Mmm.. deliciously intriguing historical drama… What else can be better?
The Tudors deliver a great mix of passion, power, lies and betrayal. It is historically inaccurate of course, but that’s besides the point. Those who are familiar with history might want to give in into a romanticized world of 16th century England, and those who have no idea will definitely be inspired to research more. I’ve been always interested in Henry VIII and his court, and especially his wives. What could possibly motivate them to fight for the king’s affection? Was it just a struggle for power, or was love involved in any of it? It is hard to judge what was happening in the women’s heads at the time, what kind of pain they endured and what happiness they experienced. Unfortunately, history only provides hard facts – who married whom and who died when, – emotions are omitted. The Tudors open doors to a whole new dimension of this history, and it’s undoubtedly fascinating.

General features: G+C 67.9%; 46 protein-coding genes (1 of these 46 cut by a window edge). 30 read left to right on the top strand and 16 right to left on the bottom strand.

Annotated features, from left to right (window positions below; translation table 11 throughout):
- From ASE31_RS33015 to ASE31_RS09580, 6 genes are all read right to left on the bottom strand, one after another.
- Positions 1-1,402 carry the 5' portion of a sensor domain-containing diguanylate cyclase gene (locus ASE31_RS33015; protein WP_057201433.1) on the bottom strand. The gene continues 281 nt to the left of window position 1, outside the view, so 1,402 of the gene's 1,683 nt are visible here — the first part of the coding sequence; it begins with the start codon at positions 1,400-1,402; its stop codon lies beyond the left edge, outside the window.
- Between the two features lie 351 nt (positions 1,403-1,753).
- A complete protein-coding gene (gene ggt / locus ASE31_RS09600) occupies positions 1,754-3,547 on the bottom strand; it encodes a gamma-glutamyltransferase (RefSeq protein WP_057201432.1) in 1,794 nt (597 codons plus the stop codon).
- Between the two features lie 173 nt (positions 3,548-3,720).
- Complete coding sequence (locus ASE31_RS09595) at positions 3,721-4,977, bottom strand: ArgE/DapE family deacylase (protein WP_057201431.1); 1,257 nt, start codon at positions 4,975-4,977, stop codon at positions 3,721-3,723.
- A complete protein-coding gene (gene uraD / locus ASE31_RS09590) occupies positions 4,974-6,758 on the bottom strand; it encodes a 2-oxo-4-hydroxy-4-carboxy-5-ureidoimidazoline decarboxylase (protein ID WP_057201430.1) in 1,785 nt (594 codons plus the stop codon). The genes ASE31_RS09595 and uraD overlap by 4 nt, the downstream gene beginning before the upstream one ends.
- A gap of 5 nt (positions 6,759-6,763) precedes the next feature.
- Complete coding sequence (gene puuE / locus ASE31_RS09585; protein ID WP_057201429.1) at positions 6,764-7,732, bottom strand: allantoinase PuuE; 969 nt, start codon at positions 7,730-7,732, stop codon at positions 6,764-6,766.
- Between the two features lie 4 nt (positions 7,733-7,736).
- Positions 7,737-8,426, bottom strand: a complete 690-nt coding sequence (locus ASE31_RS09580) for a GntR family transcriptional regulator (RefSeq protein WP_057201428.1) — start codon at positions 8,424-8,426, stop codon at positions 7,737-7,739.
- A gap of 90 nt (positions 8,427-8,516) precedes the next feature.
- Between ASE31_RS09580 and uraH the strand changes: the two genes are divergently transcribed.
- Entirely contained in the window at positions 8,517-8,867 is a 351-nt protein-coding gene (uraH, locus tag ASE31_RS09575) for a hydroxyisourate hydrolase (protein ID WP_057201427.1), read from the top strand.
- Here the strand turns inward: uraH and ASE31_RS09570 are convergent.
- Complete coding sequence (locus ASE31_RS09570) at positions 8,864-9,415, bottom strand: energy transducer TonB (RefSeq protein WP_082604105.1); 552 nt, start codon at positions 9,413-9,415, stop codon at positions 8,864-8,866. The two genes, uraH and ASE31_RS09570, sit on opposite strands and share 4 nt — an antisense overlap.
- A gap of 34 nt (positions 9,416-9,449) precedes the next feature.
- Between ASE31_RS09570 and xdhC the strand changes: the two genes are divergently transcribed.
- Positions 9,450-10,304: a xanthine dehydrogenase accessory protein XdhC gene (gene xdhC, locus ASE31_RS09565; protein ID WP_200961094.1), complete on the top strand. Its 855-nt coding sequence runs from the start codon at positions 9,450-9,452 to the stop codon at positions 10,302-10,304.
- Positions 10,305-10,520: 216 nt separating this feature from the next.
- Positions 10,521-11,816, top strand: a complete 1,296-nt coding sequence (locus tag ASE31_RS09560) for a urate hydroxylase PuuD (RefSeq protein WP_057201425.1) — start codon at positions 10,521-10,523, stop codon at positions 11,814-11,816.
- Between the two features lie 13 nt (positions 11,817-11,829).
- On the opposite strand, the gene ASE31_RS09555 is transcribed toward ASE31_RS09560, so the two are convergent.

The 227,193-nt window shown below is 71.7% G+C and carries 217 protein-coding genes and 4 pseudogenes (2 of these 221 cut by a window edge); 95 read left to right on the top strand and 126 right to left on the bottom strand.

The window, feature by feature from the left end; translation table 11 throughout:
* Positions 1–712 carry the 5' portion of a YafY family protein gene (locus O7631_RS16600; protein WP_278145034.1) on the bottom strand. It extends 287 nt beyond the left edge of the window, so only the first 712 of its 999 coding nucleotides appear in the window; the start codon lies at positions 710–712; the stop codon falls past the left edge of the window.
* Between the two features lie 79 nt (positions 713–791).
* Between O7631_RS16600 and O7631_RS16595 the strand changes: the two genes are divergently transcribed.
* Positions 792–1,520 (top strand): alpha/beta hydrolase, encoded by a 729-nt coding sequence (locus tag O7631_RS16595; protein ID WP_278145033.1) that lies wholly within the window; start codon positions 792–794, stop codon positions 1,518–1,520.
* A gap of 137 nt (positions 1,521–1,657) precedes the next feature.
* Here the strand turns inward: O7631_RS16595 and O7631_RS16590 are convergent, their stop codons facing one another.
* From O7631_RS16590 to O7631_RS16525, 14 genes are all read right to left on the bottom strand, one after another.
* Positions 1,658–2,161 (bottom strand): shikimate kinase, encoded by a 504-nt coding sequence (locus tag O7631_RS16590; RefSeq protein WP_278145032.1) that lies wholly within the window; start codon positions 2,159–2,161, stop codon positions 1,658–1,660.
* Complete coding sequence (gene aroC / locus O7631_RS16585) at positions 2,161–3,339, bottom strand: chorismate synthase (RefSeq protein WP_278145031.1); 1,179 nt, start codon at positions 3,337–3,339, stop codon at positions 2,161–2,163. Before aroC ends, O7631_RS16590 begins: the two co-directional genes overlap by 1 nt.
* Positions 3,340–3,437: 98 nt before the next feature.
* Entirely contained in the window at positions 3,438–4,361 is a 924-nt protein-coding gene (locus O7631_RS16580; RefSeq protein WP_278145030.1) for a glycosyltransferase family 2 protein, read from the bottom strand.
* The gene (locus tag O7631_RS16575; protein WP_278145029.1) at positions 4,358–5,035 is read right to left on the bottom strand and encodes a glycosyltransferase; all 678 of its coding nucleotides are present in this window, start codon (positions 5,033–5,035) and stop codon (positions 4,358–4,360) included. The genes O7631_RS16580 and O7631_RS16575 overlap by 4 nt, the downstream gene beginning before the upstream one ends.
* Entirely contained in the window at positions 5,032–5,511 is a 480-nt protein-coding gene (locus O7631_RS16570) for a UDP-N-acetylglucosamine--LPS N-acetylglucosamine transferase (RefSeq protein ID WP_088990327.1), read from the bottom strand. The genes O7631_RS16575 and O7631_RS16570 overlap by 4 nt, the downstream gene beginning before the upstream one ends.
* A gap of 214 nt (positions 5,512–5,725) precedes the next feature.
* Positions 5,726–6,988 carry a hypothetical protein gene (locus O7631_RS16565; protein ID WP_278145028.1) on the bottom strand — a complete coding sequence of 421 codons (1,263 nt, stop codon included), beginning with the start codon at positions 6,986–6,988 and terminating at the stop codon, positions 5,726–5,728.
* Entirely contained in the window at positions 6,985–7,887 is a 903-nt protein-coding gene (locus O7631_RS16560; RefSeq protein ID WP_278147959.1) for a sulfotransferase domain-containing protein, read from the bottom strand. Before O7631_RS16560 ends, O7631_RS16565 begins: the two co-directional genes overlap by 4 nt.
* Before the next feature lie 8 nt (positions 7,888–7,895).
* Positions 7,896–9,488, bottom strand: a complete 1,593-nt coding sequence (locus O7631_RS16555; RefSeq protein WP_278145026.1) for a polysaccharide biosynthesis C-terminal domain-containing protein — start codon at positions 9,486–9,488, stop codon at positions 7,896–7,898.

SPOILERS AHEAD: Please be aware
I sure did sympathize with Katherine, Henry’s first wife. She loved her husband very dearly and suffered greatly of inability to give birth to a male heir to the throne. Henry blamed her for this misfortune, which considerably soured their marriage. To make things worse, the king became infatuated with young Anne Boleyn, who turned out to be exceptionally good at manipulating men, and whose father had grand ambitions regarding power. I disliked Anne a lot. I hated how she wove her web of lies around the king, securing her way to the throne. The pomp and ridiculousness of the two lovers publicly showing their affection disregarding all respect for the still reigning queen made me openly angry. I do hope that the entire scheming Boleyn family will soon get what they deserve. But knowing Henry’s tendency for falling in love over and over again, I’m sure my hopes are not empty.
The season finale was very promising for my liking. Henry started doubting his new parlament, he mourned the loss of his cardinal, and finally he got a taste of Anne’s virginity. After all, once the fobidden fruit is tasted, it becomes less interesting, does it not?